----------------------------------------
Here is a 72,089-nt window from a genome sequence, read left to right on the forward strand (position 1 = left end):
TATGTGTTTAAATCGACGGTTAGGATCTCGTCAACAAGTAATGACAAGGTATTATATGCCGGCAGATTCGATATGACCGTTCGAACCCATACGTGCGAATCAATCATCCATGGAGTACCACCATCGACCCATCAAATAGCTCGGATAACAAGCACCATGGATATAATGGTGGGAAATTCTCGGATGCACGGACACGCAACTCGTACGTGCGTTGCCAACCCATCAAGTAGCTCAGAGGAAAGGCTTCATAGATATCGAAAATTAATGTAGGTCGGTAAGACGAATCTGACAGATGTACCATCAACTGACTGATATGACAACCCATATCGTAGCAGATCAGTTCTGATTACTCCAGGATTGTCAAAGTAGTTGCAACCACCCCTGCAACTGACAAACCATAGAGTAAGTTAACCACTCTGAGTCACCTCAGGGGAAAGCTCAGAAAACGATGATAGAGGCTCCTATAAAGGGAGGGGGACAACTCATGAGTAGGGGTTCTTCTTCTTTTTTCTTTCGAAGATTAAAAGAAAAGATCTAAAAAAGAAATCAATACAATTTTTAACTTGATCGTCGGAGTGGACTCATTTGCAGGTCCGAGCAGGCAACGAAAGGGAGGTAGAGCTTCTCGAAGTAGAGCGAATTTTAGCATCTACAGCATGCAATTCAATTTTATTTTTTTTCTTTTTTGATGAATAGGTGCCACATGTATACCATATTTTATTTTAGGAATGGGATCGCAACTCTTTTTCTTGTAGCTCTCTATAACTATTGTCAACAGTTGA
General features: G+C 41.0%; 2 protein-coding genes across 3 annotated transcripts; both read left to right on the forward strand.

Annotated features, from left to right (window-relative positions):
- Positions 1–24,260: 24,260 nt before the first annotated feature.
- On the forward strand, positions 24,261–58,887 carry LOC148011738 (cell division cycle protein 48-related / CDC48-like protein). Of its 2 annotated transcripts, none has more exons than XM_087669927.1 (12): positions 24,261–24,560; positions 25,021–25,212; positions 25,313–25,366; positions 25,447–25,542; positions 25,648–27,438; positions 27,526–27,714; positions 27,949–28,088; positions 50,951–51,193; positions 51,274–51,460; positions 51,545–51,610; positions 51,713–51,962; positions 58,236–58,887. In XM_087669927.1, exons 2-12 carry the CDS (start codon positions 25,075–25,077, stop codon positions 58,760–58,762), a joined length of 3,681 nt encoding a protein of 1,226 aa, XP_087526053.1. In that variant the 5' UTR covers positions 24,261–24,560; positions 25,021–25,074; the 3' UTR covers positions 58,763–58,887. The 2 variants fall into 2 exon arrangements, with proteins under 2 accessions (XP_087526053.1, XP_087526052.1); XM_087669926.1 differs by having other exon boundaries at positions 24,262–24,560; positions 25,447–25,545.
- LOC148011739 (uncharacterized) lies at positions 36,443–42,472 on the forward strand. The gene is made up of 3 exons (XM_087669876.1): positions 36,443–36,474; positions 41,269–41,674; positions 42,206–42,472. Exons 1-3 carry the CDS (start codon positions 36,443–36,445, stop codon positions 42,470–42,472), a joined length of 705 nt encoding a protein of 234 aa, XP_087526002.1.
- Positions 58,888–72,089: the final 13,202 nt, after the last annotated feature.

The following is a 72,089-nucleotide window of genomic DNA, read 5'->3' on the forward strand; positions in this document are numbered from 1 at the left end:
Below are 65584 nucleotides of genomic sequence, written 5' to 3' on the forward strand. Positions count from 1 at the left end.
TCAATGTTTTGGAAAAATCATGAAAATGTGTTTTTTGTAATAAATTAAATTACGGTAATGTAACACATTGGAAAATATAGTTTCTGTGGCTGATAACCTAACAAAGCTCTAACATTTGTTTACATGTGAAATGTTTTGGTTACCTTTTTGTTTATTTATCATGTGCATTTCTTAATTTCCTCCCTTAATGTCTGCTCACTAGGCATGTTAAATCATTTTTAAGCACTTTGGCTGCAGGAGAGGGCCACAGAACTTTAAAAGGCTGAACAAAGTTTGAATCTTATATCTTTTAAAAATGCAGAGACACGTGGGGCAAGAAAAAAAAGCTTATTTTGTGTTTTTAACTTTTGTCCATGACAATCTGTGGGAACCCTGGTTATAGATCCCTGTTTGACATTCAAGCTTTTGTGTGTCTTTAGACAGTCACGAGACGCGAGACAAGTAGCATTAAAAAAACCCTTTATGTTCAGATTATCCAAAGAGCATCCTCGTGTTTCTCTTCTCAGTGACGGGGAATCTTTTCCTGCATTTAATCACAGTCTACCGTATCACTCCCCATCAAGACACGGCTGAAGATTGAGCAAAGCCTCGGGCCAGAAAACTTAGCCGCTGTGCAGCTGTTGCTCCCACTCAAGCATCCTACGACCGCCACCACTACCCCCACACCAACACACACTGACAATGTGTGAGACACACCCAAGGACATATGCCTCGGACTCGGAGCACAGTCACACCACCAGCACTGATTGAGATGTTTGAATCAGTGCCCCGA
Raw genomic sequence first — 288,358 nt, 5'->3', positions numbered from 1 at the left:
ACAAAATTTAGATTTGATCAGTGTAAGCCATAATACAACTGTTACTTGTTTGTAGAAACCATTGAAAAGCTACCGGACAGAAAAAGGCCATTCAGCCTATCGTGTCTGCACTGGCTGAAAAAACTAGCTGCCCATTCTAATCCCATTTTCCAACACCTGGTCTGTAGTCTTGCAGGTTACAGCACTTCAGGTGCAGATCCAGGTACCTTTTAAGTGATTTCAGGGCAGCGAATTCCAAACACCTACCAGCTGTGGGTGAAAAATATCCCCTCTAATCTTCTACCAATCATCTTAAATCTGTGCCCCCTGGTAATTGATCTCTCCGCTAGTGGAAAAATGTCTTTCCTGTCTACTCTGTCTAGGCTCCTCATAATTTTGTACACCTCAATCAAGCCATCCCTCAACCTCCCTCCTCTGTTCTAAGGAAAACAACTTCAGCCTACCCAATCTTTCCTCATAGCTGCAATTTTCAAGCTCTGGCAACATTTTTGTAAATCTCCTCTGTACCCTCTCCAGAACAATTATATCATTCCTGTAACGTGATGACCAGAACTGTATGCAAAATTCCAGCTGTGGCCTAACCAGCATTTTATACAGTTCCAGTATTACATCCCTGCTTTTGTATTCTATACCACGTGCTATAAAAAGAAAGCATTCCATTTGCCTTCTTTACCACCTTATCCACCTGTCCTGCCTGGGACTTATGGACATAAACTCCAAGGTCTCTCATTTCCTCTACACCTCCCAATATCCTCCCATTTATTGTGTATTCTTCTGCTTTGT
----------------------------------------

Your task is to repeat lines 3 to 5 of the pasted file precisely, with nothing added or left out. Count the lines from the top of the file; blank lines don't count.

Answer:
General features: G+C 41.0%; 2 protein-coding genes across 3 annotated transcripts; both read left to right on the forward strand.

Annotated features, from left to right (window-relative positions):
- Positions 1–24,260: 24,260 nt before the first annotated feature.